Not sure if you’ve had or even like pate? If you’ve had a Vietnamese sandwich (banh mi) chances are you’ve eaten this delicious spread. Typically made of liver, it’s combined with fresh herbs and spices and then whipped into a creamy spreadable paste. Yes, it makes an amazing condiment for sandwiches (Check out the recipe for Grilled Pork Sandwich) but more often I like to serve it as a party appetizer with crusty French bread, crackers or a vegetable platter.
A few notes on the recipe
I use chicken livers in this recipe because it’s readily available at my local grocery store. Feel free to use duck or goose (if you can find it) pork, beef liver or a combination. Keep in mind pork or beef liver is denser and will change the consistency of the pate. You can adjust by adding more butter or cream.
Livers can be quite strong-smelling and gamey. The trick to toning down the smell is in the preparation. Be sure to rinse the livers with water several times to wash away the blood and soaking liquid. Also, don’t skip the step where we soak the livers in milk. This trick really helps to reduce the gameness of the liver. The longer you soak in milk the mellower it makes the livers. I like to soak for 1-2 hours if possible but a minimum of 30 minutes. I’ve read that using milk with higher fat content helps too. I always have low fat milk at home and so that’s what I use.
Be sure to trim the livers of fat, connective tissues and blood spots. These bits are stringy (and kinda scary) and we don’t want them in our pate.
Regarding the wine, I love Madeira but you can substitute with any sweet wine or alcohol like Brandy. Again, I use what I have available but choose something sweet and aromatic. Another thing we must not skip is the fresh herbs–I use tarragon and thyme but will vary the herbs depending on the season. Rosemary is nice but use half the amount as it’s pretty strong. During the summertime, I use basil, chives, cilantro, or dill. They all work really well so use the herbs you enjoy.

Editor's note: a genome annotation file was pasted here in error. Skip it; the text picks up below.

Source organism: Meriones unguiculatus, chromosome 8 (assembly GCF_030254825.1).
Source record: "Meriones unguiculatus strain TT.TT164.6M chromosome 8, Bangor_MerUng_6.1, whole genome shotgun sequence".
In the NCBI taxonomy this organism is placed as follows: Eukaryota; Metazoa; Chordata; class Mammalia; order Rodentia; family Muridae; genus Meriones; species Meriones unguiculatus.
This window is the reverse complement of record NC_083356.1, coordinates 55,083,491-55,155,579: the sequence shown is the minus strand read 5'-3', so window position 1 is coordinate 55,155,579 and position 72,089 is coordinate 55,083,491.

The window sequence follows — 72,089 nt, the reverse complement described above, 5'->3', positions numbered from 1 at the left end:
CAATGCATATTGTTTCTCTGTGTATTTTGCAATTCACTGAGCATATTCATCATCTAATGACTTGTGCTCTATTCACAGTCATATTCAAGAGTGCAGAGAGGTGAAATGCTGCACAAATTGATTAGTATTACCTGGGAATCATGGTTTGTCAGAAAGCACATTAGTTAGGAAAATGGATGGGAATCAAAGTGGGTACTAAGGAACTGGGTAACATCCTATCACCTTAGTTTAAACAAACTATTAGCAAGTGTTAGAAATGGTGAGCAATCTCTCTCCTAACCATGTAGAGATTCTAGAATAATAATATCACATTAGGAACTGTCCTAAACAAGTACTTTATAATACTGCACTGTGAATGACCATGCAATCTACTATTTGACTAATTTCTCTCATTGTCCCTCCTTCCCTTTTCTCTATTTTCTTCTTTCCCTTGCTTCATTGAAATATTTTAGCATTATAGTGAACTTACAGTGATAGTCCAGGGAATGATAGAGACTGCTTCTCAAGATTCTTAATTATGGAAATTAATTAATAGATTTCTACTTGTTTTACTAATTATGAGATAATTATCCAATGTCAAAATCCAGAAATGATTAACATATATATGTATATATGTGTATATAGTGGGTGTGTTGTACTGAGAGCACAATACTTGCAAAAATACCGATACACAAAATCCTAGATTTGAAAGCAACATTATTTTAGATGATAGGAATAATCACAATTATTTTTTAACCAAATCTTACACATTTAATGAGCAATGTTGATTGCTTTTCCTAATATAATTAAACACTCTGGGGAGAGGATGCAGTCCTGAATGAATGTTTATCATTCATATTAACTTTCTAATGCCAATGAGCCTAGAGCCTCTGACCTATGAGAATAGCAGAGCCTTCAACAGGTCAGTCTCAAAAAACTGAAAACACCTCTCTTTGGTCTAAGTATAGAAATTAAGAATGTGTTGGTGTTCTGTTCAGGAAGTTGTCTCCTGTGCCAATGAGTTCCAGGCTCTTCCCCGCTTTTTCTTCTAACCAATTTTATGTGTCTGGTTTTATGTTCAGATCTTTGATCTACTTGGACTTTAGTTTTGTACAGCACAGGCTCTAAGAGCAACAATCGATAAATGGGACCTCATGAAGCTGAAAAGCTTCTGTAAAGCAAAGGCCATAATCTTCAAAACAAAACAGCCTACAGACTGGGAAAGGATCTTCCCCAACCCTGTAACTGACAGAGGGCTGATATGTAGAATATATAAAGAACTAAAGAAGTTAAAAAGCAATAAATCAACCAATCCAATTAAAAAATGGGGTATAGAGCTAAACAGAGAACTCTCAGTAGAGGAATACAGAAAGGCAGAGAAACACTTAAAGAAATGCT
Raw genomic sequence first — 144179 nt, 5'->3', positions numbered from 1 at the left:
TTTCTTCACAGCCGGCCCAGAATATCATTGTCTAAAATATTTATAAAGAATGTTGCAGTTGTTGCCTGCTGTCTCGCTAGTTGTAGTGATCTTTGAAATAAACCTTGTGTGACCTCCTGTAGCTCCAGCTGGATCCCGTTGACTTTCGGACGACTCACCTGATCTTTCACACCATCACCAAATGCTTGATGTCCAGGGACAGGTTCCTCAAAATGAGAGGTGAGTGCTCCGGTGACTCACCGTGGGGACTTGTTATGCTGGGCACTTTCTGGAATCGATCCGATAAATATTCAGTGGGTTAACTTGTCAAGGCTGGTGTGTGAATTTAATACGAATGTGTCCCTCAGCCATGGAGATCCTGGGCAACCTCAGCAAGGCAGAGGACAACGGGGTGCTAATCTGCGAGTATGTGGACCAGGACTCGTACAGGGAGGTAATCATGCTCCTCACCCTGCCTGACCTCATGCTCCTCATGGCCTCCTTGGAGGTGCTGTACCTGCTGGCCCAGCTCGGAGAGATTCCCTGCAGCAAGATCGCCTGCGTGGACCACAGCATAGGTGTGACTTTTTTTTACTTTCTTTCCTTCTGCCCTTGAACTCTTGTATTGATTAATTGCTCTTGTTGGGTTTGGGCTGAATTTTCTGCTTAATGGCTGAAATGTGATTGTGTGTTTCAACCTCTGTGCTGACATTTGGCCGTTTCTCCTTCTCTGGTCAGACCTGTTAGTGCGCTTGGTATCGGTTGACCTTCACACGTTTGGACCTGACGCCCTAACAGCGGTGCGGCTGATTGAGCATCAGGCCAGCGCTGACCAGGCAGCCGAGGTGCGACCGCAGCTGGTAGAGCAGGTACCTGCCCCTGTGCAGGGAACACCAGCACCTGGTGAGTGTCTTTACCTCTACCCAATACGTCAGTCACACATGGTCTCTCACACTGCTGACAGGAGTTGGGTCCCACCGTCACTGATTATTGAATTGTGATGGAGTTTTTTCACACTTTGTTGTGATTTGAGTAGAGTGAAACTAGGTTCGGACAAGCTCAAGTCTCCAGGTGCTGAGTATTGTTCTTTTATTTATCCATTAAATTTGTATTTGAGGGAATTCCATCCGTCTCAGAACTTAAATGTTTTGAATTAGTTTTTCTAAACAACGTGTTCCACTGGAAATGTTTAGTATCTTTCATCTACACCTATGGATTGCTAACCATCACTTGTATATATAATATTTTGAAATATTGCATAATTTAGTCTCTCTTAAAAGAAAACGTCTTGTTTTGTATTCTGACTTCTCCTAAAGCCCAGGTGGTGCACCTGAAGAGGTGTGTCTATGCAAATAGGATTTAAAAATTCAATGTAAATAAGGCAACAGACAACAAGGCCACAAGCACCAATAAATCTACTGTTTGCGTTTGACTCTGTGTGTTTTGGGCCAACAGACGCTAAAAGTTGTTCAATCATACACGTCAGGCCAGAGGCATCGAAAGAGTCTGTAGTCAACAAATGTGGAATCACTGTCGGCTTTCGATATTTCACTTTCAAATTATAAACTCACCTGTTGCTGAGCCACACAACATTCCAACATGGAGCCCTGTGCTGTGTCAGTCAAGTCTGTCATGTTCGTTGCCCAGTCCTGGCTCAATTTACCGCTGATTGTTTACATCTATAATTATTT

You can vary the processing time of the liver depending on the texture you’d like. If you prefer a more rustic texture where you can see bits of the liver, pulse in the food processor for 20-35 seconds. For a smoother more whipped pate, pulse for 1-2 minutes. The pate will seem a bit loose after processing, like a thin pudding, but will set up after it’s refrigerated.
Remove from the refrigerator 20 minutes before serving. Pate can be stored in the refrigerator for up to one week. If you want to make a big batch, you can freeze for up to 3 months.
Chicken Liver Pate / Pate Gan Ga
1 1/2 lbs chicken livers
1 cup milk
4 Tbsp butter
8 small shallots
4 garlic cloves
3 Tbsp Madeira wine
2 Tbsp half and half
3/4 tsp salt
1/8 tsp nutmeg
1/4 tsp ground black pepper
6 sprigs fresh tarragon
6 sprigs fresh thyme
Rinse livers in cool water several times and drain well. Cut off fat, connective tissues and any blood spots and discard. Cut liver into thin slices. Soak livers in milk for at least 30 minutes.
Finely dice garlic and shallots and set aside. Finely chop fresh herbs and set aside.
Melt 2 Tbsp of butter in a large sauté pan over Medium High heat. Add shallots and garlic and cook for 1 minute. Transfer livers to the pan using a slotted spoon and leave the milk behind. Cook for 3 minutes stirring occasionally so livers brown evenly. Reduce heat to Low. Add the wine, half and half, salt, nutmeg and black pepper. Cook for another 3-4 minutes. Turn off heat, add the fresh herbs and combine. Remove from stove and allow to cool for 10 minutes.
Put cooled livers (along with any liquid) plus 2 Tbsp of butter into a food processor. Pulse until smooth, approximately 1-2 minutes.
Spoon pate into mini loaf pans or ramekins. Cover with plastic wrap. Chill for 4 hours.
Serve with crusty bread, crackers or veggie plate.
Yields: 2 mini loaves, approximately 3 1/2″ X 6″